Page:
“Everybody thinks they can easily spot a Ponzi schemer. They’re the aggressive loudmouths who promise extraordinary riches if you just hand over your money to them, right away.
But, these assumptions are wrong and are more likely to make you the victim of the next Ponzi scheme than protect you from it,” said Diana Henriques, a financial journalist and author of “The Wizard of Lies: Bernie Madoff and the Death of Trust.” Henriques was a principal speaker at Investments & Wealth Institute’s recent Investment Advisor Forum.
“Examining the Madoff case – the largest Ponzi scheme in history, having erased $65 billion in paper wealth of victims ranging from schoolteachers to celebrities in 120 countries – can be instructive about how to protect oneself from such schemers,” Henriques said.
Madoff, for one, was soft spoken, did not promise extraordinary wealth, and was as apt to turn away eager investors as to rush them into investing with him, she said.
“The stereotype [of a Ponzi schemer] is a bon vivant type… He was the opposite,” said Henriques. “Wealthy investors would have been suspicious of a pushy, Ponzi personality. Madoff utterly disarmed them. Regulators too thought they knew what a Ponzi schemer looked like.”
But, as she put it, “If you’re thinking you’ll recognize a Ponzi scheme by their outlandish promises, you’re living in the wrong century.”
“Just as Madoff defied the stereotypes, the next Ponzi schemer is likely to do so as well,” said Henriques. And there will be more. A new Ponzi scheme – in which the schemer gets money from new investors to pay off older investors and named after the early 20th century schemer Charles Ponzi – is initiated an average of every five days, Henriques said, citing data from PonziTracker.com.
While Ponzi schemers take on many guises, one common characteristic is that they manage to gain people’s trust.
“A Ponzi schemer is a trusted liar with a bank account,” said Henriques. “That’s all you need. Find people who trust you completely, bankers who allow you to open a bank account. Every schemer has a banker who (almost) never catches him.”
Ponzi schemers frequently start out as trusted, admired people in their communities. Madoff, for example, deserves some credit for the creation of NASDAQ in 1971, Henriques said. His firm had a “spotless” regulatory record and, notably, he was not implicated in a major price-fixing scandal on NASDAQ in 1997 when all the big banks paid large fines as settlements, she said.
Similarly, the Petters Group, between 1995 and 2008, ran its Ponzi scheme, the third-largest in history, within a legitimate business.
Madoff learned that, “Being trusted and valued means being allowed to cut corners,” Henriques said. Once he had people’s trust, he didn’t have to break any laws. Ponzi schemers’ victims in a sense break the laws for the schemers by making exceptions to their own rules, Henriques said. This too is characteristic of how Ponzi schemes operate.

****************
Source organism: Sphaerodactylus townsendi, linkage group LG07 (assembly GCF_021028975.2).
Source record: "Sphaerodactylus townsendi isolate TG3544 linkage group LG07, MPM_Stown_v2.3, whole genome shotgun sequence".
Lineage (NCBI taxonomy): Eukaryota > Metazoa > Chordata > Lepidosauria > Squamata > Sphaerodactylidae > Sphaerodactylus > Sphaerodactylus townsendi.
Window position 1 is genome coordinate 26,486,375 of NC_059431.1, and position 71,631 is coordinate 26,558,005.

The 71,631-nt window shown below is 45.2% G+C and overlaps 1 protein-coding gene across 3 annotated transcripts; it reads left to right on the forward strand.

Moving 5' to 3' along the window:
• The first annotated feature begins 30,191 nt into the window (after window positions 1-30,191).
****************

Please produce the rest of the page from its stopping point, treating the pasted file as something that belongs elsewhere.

“We, the victims, give them (the schemers) the keys to the [safe]. They have our trust, no questions asked,” Henriques said.
This is the problem of the trusted criminal. In big corporations, for example, the big stars are allowed to ignore the rules and being able to break the rules becomes a sign of having special privileges.
“That’s catnip to people like Madoff,” said Henriques.
The instinct we all have to trust, combined with a desire for money, fuels the schemes, she said. In theory, banks would be the first line of defense against Ponzi schemes. And, in Madoff’s case, there were warning signs. But, people in the banks wanted to keep the business, so they turned off the warnings, she said.
Regulators too were disarmed by trust. They assumed that local regulators would have checked out any suspicious activity, but that hadn’t been the case, Henriques said.
Organizations and individuals can protect themselves from Ponzi schemers and other con men by instituting simple but practical rules about all transactions, using third-party custodians, and never making exceptions for anyone.
“No one is above the rules,” she advised. “The CEO fills out expense reports just like everyone else.”
Investment advisors hoping to gain the confidence of their clients should explain to their clients how best to protect themselves against them and others. They should explain that giving them discretion over all their accounts could get them in trouble.
“Walk them through the steps they should take to protect themselves from their wonderful trust,” she said.
While there are precautions advisors and investors can take to guard against being victims, allocating more funds to strengthen regulators is also crucial, Henriques said.
“We get the regulation we pay for,” she said. “The person at the SEC in charge of the Madoff investigation was 19 months out of law school. Regulators’ budgets are constantly under pressure.”
Regulators should have caught Madoff and they would have if they’d had enough resources, she said.
“That’s on us,” she said.